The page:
It's sometimes amusing to run the forecast models out a while and see what they say -- sort of like slowly unwrapping a surprise gift, you never know what will be revealed.
Monday night's model run revealed something interesting for Halloween Sunday -- a really deep low pressure center out in the Gulf of Alaska:
How deep? Try 948 mb, or 27.99" of mercury -- not to far from what would be a Category 4 hurricane if it were in fact a hurricane (which it is not, since it is not a tropical storm.)
If you stuck a home barometer in the middle of the storm, the needle would be stuck pointing to the bottom (unless yours goes beyond the "stormy" notation for pressures in the 28" range and has a category called "Run like the wind...that is surely coming to your home". I'd like to see that barometer for two reasons. One, that it has that category and two, that it actually fits all that text on there :) )
Anyway, that might seem quite historical, but storms in the fall and winter can get down into the 940s and 950s for central pressure out in the Gulf of Alaska. They typically weaken long before they hit land and are mainly just a headache for mariners in the area as those storm do produce 40-50 foot waves in the vicinity of the storm, not to mention ferocious wind.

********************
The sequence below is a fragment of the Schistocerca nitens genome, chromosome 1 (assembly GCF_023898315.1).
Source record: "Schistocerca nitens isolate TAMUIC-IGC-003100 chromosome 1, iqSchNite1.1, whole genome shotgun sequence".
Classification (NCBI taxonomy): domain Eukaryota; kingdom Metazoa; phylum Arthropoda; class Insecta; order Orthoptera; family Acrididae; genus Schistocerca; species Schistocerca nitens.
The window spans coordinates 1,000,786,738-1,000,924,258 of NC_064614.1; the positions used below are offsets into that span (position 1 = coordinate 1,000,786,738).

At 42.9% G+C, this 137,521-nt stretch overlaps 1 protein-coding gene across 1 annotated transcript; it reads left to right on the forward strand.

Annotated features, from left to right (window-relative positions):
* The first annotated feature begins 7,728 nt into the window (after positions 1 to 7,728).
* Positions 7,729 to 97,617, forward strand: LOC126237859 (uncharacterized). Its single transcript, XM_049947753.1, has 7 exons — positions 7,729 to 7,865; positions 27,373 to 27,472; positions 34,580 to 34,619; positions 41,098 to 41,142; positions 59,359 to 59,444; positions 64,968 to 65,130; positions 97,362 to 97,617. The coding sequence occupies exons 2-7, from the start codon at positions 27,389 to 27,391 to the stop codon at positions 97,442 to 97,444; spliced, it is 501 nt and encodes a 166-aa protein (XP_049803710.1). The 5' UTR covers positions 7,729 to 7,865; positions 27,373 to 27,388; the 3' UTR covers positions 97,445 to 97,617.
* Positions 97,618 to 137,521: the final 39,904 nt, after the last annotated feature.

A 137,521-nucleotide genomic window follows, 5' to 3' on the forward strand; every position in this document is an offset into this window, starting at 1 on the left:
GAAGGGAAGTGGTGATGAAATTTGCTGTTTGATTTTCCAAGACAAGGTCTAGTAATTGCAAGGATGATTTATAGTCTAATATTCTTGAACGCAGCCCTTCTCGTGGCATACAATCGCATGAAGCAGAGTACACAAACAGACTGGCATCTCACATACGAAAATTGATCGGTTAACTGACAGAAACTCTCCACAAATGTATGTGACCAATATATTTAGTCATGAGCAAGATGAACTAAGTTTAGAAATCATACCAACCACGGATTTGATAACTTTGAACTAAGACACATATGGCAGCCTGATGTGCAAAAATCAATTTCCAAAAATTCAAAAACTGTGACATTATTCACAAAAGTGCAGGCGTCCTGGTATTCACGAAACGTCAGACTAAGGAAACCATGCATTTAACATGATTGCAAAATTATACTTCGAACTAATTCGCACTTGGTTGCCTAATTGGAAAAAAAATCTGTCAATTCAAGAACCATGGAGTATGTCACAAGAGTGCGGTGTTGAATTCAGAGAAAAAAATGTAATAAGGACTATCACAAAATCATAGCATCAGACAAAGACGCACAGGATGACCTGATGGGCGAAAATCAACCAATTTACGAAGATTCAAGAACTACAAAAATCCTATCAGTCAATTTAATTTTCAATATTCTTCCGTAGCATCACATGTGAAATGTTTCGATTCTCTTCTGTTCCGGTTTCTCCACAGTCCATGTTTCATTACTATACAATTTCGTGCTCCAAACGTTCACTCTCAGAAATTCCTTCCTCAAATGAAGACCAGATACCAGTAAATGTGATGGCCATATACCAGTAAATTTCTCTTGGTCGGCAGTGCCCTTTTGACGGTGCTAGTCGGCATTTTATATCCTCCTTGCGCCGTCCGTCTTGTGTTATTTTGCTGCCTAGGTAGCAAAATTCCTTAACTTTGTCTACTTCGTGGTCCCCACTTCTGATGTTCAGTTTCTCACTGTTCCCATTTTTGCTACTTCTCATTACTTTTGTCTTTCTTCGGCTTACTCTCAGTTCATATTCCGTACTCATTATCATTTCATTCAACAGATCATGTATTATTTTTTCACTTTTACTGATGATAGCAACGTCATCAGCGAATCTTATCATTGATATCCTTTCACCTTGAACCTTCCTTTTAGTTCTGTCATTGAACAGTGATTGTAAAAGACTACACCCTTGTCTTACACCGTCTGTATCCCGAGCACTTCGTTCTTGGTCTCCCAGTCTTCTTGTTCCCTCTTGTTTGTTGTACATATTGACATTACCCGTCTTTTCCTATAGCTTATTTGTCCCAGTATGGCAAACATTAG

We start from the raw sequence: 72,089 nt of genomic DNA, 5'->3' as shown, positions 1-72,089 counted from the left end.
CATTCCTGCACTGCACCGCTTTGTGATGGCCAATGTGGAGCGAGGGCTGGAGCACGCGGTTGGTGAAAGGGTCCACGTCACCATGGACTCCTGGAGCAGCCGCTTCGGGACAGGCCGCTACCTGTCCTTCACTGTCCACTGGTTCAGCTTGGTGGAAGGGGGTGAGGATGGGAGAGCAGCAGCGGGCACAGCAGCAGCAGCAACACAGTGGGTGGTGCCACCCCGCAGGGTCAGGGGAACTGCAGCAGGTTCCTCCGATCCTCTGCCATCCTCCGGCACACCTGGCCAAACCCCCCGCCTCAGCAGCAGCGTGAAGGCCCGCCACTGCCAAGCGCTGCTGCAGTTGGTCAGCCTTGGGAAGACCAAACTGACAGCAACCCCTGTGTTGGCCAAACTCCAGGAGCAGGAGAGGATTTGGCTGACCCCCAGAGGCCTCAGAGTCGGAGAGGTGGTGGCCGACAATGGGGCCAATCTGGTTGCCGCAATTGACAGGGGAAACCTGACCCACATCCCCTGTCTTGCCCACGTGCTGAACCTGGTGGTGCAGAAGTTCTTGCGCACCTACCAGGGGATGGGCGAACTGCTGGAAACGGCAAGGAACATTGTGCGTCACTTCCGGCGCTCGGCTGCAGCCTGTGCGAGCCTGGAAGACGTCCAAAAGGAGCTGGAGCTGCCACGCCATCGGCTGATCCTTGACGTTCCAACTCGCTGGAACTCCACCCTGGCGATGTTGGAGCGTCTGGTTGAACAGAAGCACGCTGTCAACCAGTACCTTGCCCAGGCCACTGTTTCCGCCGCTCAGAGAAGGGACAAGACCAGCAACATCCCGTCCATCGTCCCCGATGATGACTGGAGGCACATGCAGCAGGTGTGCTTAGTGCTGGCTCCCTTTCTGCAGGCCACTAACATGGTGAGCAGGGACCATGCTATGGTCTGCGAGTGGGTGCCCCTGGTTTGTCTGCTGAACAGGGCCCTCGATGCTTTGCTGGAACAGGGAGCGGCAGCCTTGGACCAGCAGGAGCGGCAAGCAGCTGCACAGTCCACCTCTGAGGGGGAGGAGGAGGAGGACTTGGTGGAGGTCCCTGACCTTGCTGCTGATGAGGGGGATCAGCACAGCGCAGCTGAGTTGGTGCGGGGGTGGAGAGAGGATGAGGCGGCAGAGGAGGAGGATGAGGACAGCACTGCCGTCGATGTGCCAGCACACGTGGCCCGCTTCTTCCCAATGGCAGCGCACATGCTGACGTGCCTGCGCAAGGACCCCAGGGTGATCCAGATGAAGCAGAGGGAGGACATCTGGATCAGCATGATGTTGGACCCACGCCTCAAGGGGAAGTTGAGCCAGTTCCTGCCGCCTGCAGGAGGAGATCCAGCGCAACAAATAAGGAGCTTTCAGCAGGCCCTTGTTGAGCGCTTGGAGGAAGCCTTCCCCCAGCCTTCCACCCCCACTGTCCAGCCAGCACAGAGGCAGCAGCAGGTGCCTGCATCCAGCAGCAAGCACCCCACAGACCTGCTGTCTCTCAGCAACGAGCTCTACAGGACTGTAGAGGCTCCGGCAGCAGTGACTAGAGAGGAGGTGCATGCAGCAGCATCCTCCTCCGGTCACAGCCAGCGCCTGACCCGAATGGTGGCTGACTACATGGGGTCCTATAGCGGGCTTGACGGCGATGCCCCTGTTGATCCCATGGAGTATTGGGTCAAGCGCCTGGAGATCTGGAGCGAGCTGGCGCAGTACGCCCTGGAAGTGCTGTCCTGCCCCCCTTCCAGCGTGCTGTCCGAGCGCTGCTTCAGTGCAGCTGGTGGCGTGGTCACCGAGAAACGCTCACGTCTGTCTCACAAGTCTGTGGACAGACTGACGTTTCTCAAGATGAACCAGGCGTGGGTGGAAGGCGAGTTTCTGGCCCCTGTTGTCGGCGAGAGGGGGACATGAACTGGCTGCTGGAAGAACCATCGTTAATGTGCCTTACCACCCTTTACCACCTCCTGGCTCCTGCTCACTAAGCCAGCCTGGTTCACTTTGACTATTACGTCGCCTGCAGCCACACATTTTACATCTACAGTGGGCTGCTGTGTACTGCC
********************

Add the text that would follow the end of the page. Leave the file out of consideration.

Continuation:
Sure enough, here is the model a few days later. Our 948 mb monster is now a more manageable 984 mb by the time it reaches the northern Alaska Panhandle:
Low Pressures Not Just For The Pacific Ocean
Speaking of deep low pressure, we have a fairly rare situation of a very intense low pressure centered right over the Midwest!
Duluth, Minnesota, right in the eye of the low, reported a central pressure of 961.1 mb Tuesday afternoon -- that's 28.38" on the barometer! And again, a reading that if measured in a hurricane would make it a Category 3. This storm is bringing very severe weather across the upper Midwest and into the Northeast this week and 81 mph winds.
UPDATE: National Weather Service confirms this storm has the lowest central pressure reading in the mainland U.S. of any non-tropical storm in U.S. history. That means worse than the pressure that produced the Blizzard of 1978, the March 1993 "Storm of the Century" or the November 1975 storm that sank the Edmund Fitzgerald freighter, memorialized in a song by Gordon Lightfoot.